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Body Size Variation in Tapeworms (Cestoda): Adaptation to Intestinal Gradients?
Voitto Haukisalmi, Mikko Heino and Veijo Kaitala
Vol. 83, No. 1 (Oct., 1998), pp. 152-160
Stable URL: http://www.jstor.org/stable/3546556
Page Count: 9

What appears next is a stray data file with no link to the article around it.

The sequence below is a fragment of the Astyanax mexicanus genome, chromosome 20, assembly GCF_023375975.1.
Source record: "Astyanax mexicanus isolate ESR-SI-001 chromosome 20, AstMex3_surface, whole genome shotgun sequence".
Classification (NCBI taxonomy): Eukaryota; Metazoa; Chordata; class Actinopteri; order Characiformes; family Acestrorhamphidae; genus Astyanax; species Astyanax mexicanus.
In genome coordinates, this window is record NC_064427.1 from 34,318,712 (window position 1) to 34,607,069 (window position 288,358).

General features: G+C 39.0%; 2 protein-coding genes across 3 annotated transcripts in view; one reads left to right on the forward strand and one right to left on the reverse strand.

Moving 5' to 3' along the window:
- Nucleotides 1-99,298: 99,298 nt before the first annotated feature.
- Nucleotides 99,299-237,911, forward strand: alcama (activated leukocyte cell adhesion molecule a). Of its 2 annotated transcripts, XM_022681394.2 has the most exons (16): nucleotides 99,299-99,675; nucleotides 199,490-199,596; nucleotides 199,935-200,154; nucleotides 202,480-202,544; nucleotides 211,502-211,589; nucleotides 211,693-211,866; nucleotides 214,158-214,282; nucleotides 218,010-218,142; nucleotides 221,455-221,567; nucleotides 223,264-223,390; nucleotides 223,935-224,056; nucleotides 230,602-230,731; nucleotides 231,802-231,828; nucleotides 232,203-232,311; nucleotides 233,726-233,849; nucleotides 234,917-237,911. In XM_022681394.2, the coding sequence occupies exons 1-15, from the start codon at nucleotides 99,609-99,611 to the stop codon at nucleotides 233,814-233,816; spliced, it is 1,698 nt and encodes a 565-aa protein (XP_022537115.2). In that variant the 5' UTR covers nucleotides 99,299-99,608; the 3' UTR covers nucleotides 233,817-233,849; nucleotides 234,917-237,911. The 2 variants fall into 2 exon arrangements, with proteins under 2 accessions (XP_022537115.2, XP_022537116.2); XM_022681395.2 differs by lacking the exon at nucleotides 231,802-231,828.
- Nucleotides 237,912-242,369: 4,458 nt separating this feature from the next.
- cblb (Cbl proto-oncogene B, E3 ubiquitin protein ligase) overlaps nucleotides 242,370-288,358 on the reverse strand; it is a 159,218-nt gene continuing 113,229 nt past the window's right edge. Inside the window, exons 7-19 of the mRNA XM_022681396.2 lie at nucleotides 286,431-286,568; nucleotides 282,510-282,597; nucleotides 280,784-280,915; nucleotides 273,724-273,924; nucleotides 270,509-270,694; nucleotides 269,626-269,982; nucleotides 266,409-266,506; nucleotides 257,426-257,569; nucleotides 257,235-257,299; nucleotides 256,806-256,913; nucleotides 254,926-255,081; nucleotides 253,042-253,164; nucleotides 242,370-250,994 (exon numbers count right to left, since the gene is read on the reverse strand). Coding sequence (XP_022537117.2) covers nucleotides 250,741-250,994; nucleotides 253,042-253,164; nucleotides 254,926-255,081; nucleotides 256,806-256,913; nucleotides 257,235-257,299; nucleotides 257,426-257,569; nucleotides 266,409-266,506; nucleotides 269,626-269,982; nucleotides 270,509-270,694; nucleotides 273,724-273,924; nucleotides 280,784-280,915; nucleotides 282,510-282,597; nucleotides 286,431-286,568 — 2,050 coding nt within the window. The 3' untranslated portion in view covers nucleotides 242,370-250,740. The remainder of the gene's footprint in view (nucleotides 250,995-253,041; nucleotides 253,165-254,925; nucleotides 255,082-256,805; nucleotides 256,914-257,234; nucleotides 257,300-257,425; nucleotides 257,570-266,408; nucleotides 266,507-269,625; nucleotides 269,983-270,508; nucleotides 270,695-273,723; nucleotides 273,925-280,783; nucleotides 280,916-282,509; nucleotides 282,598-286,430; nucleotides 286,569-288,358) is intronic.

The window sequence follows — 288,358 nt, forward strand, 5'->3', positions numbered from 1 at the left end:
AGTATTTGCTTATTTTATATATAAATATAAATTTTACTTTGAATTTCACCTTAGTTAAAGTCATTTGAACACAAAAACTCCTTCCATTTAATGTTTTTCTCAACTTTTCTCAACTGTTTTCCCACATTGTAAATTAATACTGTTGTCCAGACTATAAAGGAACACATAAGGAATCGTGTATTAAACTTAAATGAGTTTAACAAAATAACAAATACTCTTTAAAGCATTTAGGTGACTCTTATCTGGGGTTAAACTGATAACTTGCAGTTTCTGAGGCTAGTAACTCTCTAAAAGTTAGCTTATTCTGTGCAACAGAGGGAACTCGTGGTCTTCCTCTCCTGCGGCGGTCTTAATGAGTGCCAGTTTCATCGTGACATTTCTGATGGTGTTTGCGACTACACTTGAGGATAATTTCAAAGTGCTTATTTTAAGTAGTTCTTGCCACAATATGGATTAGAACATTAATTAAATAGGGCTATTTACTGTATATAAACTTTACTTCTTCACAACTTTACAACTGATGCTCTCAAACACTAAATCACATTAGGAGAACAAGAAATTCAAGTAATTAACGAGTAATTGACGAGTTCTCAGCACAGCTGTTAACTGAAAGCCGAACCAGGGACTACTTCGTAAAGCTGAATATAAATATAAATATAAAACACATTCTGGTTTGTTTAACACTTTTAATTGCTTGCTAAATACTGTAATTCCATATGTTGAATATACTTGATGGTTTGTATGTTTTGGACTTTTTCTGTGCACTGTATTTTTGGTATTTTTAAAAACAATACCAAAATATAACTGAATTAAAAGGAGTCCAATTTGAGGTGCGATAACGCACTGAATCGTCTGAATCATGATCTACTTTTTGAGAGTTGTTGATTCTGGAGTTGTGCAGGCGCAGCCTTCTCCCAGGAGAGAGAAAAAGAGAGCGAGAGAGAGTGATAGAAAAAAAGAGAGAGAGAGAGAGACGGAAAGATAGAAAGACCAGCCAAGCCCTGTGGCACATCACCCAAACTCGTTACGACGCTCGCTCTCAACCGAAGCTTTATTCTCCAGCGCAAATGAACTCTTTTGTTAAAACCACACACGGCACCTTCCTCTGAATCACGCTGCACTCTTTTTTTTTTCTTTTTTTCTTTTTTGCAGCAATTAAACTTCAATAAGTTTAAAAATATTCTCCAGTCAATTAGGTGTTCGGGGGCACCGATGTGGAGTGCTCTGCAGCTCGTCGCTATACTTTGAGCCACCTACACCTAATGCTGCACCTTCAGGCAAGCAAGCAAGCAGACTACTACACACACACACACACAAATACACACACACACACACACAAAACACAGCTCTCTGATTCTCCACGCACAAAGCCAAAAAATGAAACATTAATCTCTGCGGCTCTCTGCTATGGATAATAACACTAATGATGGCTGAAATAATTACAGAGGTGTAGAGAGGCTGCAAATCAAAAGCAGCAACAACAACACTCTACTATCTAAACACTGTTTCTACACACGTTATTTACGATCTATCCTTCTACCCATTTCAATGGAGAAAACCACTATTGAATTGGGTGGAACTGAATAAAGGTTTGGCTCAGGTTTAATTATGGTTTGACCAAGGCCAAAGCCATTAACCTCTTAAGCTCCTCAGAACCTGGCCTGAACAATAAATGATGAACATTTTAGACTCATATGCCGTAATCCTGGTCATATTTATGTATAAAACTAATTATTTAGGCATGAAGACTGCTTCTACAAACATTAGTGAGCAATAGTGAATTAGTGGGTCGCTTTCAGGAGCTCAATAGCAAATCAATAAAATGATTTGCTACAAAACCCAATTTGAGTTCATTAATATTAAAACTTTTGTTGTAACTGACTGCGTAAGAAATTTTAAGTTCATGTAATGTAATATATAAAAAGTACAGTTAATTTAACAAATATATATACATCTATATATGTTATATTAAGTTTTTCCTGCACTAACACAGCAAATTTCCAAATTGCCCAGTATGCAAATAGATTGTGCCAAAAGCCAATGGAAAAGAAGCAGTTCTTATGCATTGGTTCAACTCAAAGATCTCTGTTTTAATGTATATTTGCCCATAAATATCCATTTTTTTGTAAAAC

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We describe patterns of variation in the body size of tapeworms (Cestoda) parasitizing rodents and shrews. Tapeworms display considerable interspecific variation in body size. Tapeworms also occur only in certain, species-specific parts of intestine. Empirical data on tapeworms suggest that these two phenomena are related: the biggest tapeworm species tend to occur in midgut. We put forward a hypothesis that the observed variation in body size and age-at-maturity reflects adaptation to specific levels of mortality and amount of nutrients in intestinal environment. We construct a simple energy allocation model in which we assume that optimal life-histories maximize the expected reproductive success (R0). Under realistic intestinal gradients of mortality and amount of nutrients, the predicted patterns of variation in body size resemble those observed in tapeworms of small mammals.
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